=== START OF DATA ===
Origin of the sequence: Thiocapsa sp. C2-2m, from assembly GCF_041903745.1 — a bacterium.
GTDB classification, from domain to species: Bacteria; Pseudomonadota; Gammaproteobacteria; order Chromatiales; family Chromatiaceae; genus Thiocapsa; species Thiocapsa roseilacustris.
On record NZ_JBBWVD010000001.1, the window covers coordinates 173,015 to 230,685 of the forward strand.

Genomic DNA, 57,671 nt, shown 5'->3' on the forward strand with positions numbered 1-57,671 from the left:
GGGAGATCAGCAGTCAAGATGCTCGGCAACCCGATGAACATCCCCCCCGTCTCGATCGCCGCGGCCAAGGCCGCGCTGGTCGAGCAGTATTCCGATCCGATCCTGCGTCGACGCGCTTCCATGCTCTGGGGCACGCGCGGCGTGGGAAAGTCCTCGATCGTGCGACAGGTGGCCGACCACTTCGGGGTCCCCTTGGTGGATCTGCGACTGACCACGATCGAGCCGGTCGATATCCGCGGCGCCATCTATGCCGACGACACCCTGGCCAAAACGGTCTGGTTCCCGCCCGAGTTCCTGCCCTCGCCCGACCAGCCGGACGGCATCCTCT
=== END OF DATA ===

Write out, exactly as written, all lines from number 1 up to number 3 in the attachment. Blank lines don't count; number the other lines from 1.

Origin of the sequence: Thiocapsa sp. C2-2m, from assembly GCF_041903745.1 — a bacterium.
GTDB classification, from domain to species: Bacteria; Pseudomonadota; Gammaproteobacteria; order Chromatiales; family Chromatiaceae; genus Thiocapsa; species Thiocapsa roseilacustris.
On record NZ_JBBWVD010000001.1, the window covers coordinates 173,015 to 230,685 of the forward strand.